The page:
Regulation of MBK-2/DYRK by CDK-1 and the pseudophosphatases EGG-4 and EGG-5 during the oocyte-to-embryo transition.

Department of Molecular Biology and Genetics and Howard Hughes Medical Institute, Center for Cell Dynamics, Johns Hopkins School of Medicine, 725 N. Wolfe Street, PCTB 706, Baltimore, MD 21205, USA.
Cell (Impact Factor: 31.96). 10/2009; 139(3):560-72. DOI: 10.1016/j.cell.2009.08.047
Source: PubMed

ABSTRACT DYRKs are kinases that self-activate in vitro by autophosphorylation of a YTY motif in the kinase domain, but their regulation in vivo is not well understood. In C. elegans zygotes, MBK-2/DYRK phosphorylates oocyte proteins at the end of the meiotic divisions to promote the oocyte-to-embryo transition. Here we demonstrate that MBK-2 is under both positive and negative regulation during the transition. MBK-2 is activated during oocyte maturation by CDK-1-dependent phosphorylation of serine 68, a residue outside of the kinase domain required for full activity in vivo. The pseudotyrosine phosphatases EGG-4 and EGG-5 sequester activated MBK-2 until the meiotic divisions by binding to the YTY motif and inhibiting MBK-2's kinase activity directly, using a mixed-inhibition mechanism that does not involve tyrosine dephosphorylation. Our findings link cell-cycle progression to MBK-2/DYRK activation and the oocyte-to-embryo transition.

1 Bookmark
  • [Show abstract] [Hide abstract]
    ABSTRACT: Pseudophosphatases and pseudokinases are increasingly viewed as integral elements of signaling pathways, and there is mounting evidence that they have frequently retained the ability to interact with cellular 'substrates', and can exert important roles in different diseases. However, these pseudoenzymes have traditionally received scant attention compared to classical kinases and phosphatases. In this review we explore new findings in the emerging pseudokinase and pseudophosphatase fields, and discuss their different modes of action which include exciting new roles as scaffolds, anchors, spatial modulators, traps, and ligand-driven regulators of canonical kinases and phosphatases. Thus, it is now apparent that pseudokinases and pseudophosphatases both support and drive a panoply of signaling networks. Finally, we highlight recent evidence on their involvement in human pathologies, marking them as potential novel drug targets.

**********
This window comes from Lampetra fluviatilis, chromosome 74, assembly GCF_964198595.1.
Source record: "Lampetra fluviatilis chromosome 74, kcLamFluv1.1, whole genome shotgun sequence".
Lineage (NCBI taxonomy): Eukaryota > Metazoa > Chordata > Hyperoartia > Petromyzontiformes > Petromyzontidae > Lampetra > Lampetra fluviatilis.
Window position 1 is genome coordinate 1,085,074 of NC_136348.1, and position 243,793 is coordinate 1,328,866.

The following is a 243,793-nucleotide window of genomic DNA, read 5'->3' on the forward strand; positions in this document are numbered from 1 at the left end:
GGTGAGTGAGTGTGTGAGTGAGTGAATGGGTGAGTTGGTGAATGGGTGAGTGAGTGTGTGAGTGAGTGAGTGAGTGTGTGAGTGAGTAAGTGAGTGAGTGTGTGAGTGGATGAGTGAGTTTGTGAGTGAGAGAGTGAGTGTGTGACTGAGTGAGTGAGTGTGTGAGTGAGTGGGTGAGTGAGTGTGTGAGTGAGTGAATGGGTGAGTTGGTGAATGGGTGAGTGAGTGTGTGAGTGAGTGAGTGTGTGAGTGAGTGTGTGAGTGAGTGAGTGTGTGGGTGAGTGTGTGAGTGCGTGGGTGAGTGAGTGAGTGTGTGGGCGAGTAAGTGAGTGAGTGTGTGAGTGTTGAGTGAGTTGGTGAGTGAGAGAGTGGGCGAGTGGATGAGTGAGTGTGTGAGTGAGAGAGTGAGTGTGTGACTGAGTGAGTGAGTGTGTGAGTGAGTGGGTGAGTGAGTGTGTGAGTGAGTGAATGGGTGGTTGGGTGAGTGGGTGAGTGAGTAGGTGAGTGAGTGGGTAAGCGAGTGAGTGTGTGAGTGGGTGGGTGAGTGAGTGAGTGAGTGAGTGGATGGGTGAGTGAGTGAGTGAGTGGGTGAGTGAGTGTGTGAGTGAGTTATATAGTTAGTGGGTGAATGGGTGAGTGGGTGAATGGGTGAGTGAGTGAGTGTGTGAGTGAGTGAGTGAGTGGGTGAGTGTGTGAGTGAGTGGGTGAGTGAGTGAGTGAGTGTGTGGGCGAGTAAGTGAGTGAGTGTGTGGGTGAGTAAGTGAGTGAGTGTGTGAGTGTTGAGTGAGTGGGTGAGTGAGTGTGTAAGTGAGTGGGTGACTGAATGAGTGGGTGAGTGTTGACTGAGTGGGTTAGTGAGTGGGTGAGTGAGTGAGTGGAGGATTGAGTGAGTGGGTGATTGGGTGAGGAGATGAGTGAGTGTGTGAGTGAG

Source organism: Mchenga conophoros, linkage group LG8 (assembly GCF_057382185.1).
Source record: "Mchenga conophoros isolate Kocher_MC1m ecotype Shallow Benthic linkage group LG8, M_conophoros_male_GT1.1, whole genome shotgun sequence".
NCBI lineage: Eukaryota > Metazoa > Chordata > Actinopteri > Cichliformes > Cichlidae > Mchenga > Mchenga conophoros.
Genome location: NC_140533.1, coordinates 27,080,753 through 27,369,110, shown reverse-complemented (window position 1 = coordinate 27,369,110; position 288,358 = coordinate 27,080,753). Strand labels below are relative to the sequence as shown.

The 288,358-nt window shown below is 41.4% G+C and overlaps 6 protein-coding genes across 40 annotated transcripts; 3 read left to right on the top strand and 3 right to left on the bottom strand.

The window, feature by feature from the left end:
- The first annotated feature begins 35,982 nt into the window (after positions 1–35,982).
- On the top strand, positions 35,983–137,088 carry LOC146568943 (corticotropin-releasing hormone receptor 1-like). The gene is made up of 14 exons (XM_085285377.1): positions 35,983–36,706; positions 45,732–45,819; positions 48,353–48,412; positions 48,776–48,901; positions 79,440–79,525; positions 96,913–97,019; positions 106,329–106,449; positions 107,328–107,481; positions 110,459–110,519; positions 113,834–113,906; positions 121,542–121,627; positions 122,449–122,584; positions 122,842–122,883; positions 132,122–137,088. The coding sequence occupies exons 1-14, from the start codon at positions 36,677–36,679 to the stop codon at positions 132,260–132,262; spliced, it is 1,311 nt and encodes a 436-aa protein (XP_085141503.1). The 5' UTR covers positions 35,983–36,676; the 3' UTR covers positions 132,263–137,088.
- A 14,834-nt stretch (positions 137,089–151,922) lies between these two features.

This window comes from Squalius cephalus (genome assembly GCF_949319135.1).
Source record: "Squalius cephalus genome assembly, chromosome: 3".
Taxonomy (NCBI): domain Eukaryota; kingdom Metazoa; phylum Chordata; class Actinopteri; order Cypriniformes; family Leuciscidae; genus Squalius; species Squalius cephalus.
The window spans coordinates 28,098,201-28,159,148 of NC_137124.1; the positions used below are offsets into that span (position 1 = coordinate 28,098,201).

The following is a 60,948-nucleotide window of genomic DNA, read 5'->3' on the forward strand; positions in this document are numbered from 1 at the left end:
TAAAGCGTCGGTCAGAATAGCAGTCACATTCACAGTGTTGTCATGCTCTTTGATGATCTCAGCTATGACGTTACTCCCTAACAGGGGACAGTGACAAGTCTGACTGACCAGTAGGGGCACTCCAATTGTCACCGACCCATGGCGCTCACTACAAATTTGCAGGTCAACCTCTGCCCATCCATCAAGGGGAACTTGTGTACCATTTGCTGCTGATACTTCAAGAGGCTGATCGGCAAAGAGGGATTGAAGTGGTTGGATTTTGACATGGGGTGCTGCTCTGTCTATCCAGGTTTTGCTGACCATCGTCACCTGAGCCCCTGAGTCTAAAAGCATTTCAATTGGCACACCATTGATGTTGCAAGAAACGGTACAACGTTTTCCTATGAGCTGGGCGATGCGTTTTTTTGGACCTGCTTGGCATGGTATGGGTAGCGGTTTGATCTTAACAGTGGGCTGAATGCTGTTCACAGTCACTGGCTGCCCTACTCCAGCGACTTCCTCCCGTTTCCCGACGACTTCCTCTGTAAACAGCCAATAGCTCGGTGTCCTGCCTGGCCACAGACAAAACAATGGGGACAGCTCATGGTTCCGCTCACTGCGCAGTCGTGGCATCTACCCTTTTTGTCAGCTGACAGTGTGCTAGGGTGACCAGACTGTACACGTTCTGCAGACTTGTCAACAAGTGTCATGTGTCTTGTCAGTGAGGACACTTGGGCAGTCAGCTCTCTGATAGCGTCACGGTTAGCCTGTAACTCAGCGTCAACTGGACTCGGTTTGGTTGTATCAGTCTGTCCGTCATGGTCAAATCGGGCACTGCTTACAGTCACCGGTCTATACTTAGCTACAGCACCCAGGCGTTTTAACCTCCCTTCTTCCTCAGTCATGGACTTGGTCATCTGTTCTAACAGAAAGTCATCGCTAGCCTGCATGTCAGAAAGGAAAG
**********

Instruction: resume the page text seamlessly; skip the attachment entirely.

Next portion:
Trends in cell biology 05/2014; · 12.12 Impact Factor
  • [Show abstract] [Hide abstract]
    ABSTRACT: Protein Tyrosine Phosphatases (PTPs) are key enzymes in the regulation of cellular homeostasis and signalling pathways. Strikingly, not all PTPs bear enzymatic activity. A considerable fraction of PTPs are enzymatically inactive and are known as pseudophosphatases. Despite the lack of activity they execute pivotal roles in development, cell biology and human disease. The present review is focused on the methods used to identify pseudophosphatases, their targets, and physiological roles. We present a strategy for detailed enzymatic analysis of inactive PTPs, regulation of inactive PTP domains and identification of binding partners. Furthermore, we provide a detailed overview of human pseudophosphatases and discuss their regulation of cellular processes and function in human pathologies.
    Methods 09/2013; · 3.64 Impact Factor
  • Source
    [Show abstract] [Hide abstract]
    ABSTRACT: Screening for suppressor mutations is a powerful method to isolate genes that function in a common pathway or process. Because suppressor mutations often do not have phenotypes on their own, cloning of suppressor loci can be challenging. A method combining whole genome sequencing and single nucleotide polymorphism mapping (WGS/SNP mapping) was developed to identify mutations with visible phenotypes in Caenorhabditis elegans (Doitsidou et al. 2010). We show here that WGS/SNP mapping is an efficient method to map suppressor mutations, without the need for prior phenotypic characterization. Using RNA-mediated interference to test candidate loci identified by WGS/SNP mapping, we identified 10 extragenic and six intragenic suppressors of mbk-2, a DYRK family kinase required for the transition from oocyte to zygote. Remarkably, seven suppressors are mutations in cell cycle regulators that extend the timing of the oocyte-to-zygote transition.
    G3-Genes Genomes Genetics 12/2013; · 1.79 Impact Factor


Available from